Always remember, especially if you’re new to baitcasting, to make brake adjustments in small increments. Make a small adjustment and make a cast. If it’s not quite where you want it, make another small adjustment and try again. Do this until you get it dialed in to precisely where you want it. It might take a few extra tries this way, but it saves you the headache of making a cast and getting the backlash of a lifetime because you adjusted too far in the wrong direction.

So once you get this reel adjusted, you should have no trouble getting great distance, and having no backlashes.

Once you’ve cast, and you’re ready to retrieve, this is where you’ll feel the budget aspects of the reel the most. The gears are good, but not great. That’s not to say they’re junk. They’re absolutely not. But they’re not high-end gears. You will feel them on the retrieve. They’re not terribly noisy, or anything like that. But you’ll hear them a bit and feel them a bit on the retrieve. They won’t grind. They just don’t feel butter-smooth.

One thing I’d like to note here is that I bought 3 of these combos. And with all 3 of them, each reel felt and sounded a bit different than the others. To me, that says something about quality control when it comes to the manufacturing process. The tolerances aren’t tight, that’s for sure. If they were, there would be little or no variation between different reels of the same model.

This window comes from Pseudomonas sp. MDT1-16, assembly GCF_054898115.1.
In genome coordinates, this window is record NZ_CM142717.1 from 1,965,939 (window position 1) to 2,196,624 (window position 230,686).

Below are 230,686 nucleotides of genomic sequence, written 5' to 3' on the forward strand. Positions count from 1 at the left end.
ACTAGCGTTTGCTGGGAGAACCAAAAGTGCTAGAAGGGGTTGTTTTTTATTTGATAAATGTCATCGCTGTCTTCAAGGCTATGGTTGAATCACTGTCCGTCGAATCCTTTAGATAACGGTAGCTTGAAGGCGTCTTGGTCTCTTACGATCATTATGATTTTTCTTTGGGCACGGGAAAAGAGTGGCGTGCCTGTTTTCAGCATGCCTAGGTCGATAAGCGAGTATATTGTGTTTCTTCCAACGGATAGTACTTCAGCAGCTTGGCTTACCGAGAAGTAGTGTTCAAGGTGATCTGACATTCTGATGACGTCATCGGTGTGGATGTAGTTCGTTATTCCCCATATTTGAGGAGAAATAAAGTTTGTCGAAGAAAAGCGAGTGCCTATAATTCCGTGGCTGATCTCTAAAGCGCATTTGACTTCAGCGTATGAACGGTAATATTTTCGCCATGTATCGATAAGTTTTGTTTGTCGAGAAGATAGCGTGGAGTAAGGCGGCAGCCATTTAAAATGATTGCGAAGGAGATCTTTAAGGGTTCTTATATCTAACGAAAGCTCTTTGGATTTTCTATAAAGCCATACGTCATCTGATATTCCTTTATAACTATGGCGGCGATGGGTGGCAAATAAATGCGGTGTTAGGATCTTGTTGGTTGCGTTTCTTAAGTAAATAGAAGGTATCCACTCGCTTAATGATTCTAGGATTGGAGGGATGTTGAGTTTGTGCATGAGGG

With that said, none of these reels has failed. They are all still being used on a pretty regular basis.

They’ve Seen Some Hard Use

One of these reels was used for spinnerbait fishing for quite a while, which is pretty hard on a reel, with constant casts and retrieves, for hours at a time. And it stood up to the rigors of constant casting and retrieving with no signs of premature wear, at all.

In fact, regarding longevity and durability, here’s a little story for you to show that these reels really do stand up and take a beating. I was fishing a tournament on a lake in nearby Connecticut. Having a limit of bass, but no big fish had me on the hunt to upgrade my weight, so I knew I needed to change what I was doing if I was going to entice those bigger fish.

I rigged up a flipping bait on a fairly heavy action rod and paired that bait with a 1 oz. bullet weight, pegged to keep it tight to the bait. Then I proceeded to punch lily pad mats, hoping to catch the bigger, more wary fish that might be buried deep in the middle of them. Guess what. It worked!

It only took me a few minutes of doing this to hook up with my first bass. And let me tell you, you talk about close quarters battles! When the fish would hit, I would have to set the hook hard and immediately rip them from the cover to keep them from burying themselves and getting away. So I had my drag locked down tight and showed no mercy to the fish, or to my equipment.

I Was Worried!

By the time I had hooked the 3rd fish I was really afraid that my reel might just blow up from the impact of the hard hooksets at close range. But I was worried for nothing! I ended up hooking 4 decent bass this way, landing 3 of them, and the Black Max reel never flinched. I have used it since then with no qualms at all. So it came through those battles with no damage at all.

Let’s talk about line for just a minute. First, I don’t fish with braid. At all.